Today, I'm reviewing the beautiful, magical Another Kind of Hurricane by Tamara Ellis Smith. It's a lyrical, heartbreaking book about two young lives that become wondrously entwined, as a result of Hurricane Katrina.
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Hardcover, 336 pages
Published July 14th 2015 by Schwartz & Wade
Format read: Finished copy via publisher
A hurricane, a tragic death, two boys, one marble. How they intertwine is at the heart of this beautiful, poignant book. When ten-year-old Zavion loses his home in Hurricane Katrina, he and his father are forced to flee to Baton Rouge. And when Henry, a ten-year-old boy in northern Vermont, tragically loses his best friend, Wayne, he flees to ravaged New Orleans to help with hurricane relief efforts—and to search for a marble that was in the pocket of a pair of jeans donated to the Red Cross.
Rich with imagery and crackling with hope, this is the unforgettable story of how lives connect in unexpected, even magical, ways.
Which is why I was so appreciative, when I got the chance to read Another Kind of Hurricane. Tamara Ellis Smith tells the story of ten-year-old Zavion, who is forced to flee Baton Rouge with his father, and Henry, a ten-year-old boy from Northern Vermont, who is recovering from the death of a friend. A twist of fate brings the two boys together, and both Zavion and Henry quickly learn how lives can be interconnected in magical ways, and how it’s kindness, generosity and friendship which can help people to continue living with their new normal.
There are many qualities to appreciate about Another Kind of Hurricane, but it’s Smith’s approach to Zavion and Henry’s individual journeys that should rank first and foremost. As the story unfolds, we see how Zavion is grappling with the immediate challenges of living in a post-Katrina world, while Henry is still trying to recover from the guilt of his friend’s death.
Smith is gentle as she explores Zavion and Henry’s new norm, including her tacit acknowledgement that a situation like Katrina can test the boundaries of human compassion, while also challenging many of the societal contracts that we teach young people - e.g. Zavion’s struggle with the idea that he and his father have to steal candy bars to survive.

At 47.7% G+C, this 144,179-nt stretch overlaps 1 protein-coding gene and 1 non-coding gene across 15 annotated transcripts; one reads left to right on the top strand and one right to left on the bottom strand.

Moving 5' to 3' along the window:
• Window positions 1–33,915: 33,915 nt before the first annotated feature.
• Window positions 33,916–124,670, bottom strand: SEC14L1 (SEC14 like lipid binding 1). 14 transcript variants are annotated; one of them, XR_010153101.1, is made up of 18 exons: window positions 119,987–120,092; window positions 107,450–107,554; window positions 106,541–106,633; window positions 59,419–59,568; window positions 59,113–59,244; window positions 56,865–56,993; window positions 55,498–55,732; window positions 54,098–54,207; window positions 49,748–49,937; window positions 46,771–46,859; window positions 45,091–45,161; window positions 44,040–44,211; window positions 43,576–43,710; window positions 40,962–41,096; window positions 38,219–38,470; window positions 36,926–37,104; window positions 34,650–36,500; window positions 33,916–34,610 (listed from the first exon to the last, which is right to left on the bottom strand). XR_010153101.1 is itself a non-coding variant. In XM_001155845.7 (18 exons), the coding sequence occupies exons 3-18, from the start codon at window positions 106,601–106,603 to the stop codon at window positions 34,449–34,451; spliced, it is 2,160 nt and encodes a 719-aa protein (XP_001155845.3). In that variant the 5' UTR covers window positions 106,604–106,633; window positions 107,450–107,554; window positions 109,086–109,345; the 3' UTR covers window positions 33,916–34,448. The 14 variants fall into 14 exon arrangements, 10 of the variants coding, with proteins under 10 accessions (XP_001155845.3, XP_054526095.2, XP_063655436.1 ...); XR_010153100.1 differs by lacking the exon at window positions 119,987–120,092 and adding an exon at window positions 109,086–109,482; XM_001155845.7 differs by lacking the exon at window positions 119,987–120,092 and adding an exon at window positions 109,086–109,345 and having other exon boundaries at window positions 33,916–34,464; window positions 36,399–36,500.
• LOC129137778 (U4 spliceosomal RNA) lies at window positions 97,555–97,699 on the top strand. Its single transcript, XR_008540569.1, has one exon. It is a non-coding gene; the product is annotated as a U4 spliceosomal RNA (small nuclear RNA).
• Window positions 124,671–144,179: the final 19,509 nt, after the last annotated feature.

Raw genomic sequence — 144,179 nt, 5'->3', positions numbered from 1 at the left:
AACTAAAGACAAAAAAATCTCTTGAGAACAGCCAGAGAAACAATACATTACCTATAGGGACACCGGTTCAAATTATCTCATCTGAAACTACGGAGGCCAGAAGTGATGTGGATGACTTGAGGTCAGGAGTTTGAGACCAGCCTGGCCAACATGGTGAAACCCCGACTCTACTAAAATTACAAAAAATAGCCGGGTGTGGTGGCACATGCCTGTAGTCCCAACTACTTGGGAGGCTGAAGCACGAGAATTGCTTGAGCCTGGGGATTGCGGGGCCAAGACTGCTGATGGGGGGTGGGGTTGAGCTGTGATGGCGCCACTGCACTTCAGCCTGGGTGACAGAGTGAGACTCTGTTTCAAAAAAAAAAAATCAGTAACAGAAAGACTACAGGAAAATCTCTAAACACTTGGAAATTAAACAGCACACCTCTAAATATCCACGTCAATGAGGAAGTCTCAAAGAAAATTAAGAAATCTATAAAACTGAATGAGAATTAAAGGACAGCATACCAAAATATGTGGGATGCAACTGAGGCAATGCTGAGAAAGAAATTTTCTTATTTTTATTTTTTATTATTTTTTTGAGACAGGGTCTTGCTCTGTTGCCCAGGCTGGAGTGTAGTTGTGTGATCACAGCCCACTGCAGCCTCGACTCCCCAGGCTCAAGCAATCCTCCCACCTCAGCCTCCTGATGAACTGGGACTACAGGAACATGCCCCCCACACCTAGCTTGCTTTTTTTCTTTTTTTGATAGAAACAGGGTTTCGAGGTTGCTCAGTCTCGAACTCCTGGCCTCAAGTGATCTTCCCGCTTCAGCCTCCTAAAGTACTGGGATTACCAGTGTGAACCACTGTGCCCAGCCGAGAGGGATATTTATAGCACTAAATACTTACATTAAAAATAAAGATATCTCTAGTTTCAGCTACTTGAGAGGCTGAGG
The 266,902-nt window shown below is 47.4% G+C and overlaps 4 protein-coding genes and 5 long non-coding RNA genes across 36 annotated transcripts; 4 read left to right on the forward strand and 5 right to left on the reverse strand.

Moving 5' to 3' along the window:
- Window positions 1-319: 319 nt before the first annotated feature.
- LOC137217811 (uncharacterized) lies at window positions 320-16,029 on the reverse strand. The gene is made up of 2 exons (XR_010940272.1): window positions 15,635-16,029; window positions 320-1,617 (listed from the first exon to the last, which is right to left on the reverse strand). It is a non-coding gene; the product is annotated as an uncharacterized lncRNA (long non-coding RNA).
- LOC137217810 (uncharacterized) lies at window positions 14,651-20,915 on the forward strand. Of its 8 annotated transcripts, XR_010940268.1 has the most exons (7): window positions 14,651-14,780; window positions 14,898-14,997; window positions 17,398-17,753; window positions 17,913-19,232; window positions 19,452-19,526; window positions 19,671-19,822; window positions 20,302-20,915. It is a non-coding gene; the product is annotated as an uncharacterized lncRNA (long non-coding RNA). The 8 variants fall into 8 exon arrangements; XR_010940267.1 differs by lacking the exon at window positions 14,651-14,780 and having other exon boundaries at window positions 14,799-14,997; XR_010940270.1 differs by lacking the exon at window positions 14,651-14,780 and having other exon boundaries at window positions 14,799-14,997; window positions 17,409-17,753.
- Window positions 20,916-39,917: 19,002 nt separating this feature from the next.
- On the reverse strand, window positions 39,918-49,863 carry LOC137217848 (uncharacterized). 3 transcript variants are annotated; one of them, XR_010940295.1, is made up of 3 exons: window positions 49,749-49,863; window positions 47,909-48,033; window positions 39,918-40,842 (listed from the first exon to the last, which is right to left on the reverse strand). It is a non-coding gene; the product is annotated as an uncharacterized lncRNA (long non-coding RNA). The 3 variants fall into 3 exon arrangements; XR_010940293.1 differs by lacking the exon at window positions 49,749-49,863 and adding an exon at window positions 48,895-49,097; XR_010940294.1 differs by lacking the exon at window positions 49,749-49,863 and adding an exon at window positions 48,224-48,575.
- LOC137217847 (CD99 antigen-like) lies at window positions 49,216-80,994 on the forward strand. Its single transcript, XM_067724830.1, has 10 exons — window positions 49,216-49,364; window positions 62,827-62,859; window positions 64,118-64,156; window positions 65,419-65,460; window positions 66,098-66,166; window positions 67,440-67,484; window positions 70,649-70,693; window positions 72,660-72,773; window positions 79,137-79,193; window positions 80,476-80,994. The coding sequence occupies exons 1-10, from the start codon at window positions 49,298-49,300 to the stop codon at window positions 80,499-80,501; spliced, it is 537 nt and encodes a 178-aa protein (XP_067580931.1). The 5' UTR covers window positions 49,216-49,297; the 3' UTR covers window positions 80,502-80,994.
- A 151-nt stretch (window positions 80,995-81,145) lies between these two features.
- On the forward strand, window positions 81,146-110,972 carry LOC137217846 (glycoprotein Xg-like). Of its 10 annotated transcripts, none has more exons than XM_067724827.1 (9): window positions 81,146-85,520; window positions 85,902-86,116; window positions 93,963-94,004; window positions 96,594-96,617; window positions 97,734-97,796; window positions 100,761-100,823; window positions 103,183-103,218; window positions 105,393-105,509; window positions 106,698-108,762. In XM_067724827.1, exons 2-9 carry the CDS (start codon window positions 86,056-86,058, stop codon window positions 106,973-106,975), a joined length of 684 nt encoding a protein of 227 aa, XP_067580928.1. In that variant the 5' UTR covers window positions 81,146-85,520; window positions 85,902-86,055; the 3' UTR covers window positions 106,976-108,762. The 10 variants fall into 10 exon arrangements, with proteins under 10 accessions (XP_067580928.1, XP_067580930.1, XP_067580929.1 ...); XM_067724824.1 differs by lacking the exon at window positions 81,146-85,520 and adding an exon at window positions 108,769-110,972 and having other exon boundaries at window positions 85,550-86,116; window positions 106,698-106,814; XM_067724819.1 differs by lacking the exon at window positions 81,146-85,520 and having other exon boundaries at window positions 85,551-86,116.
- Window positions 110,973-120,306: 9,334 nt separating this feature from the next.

Though never explicitly stated, Smith’s lesson is actually a great reminder to not judge people for things that can’t possibly be understood, which translates also into a nice reminder for Henry’s backstory as well. We see the trauma that he’s experienced since his friend’s death, which makes his determination to hold onto a once-shared marble not only understandable, but poignant.
And once Henry and Zavion meet, Smith does a thoughtful job of showing how the events of the Hurricane have helped change their understanding of both themselves, and the world around them, but also really reinforces some fundamental beliefs in their minds - e.g. having compassion for others; and learning how to move on.
Ultimately, while Another Kind of Hurricane is longer than most MG books at 336 pages, it’s a worthwhile read, about friendship, compassion and growth in challenging times.
Of special note for parents and educators: There are several scenes when Ellis highlights the devastation experienced by those living in New Orleans, including remnants of lives that were left behind.
It’s sombering feeling when readers are faced with the knowledge of families, pets and life paths that have been changed so irrevocably, and knowledge of this may be challenging to comprehend for younger readers. This might be an opportune time to discuss how real-life examples of similar situations were happened after the storm.
Tamara Ellis Smith has written a compelling, ethereal book on how the most challenging of times can bring people together, allowing them to showcase the best and most generous parts of humanity. Both individually and in their combined storylines, Zavion and Henry show a kinship of understanding in their joint grief, while also gently highlighting the idea that recovery is a shared process, when you have a true friend by your side.
I highly recommend this book for all younger readers of contemporary fiction. I also think that Another Kind of Hurricane will appeal to older readers who appreciate lyrical books, like The God of Small Things. Ellis has a distinctive voice similar to Arundhati Roy's, and I absolutely believe that Another Kind of Hurricane will also gain the same
About the author:
Tamara Ellis Smith earned her MFA in Writing for Children and Young Adults from the Vermont College of Fine Arts. She lives in Richmond, Vermont, with her family. This is her first novel. Visit her on the Web at tamaraellissmith.com.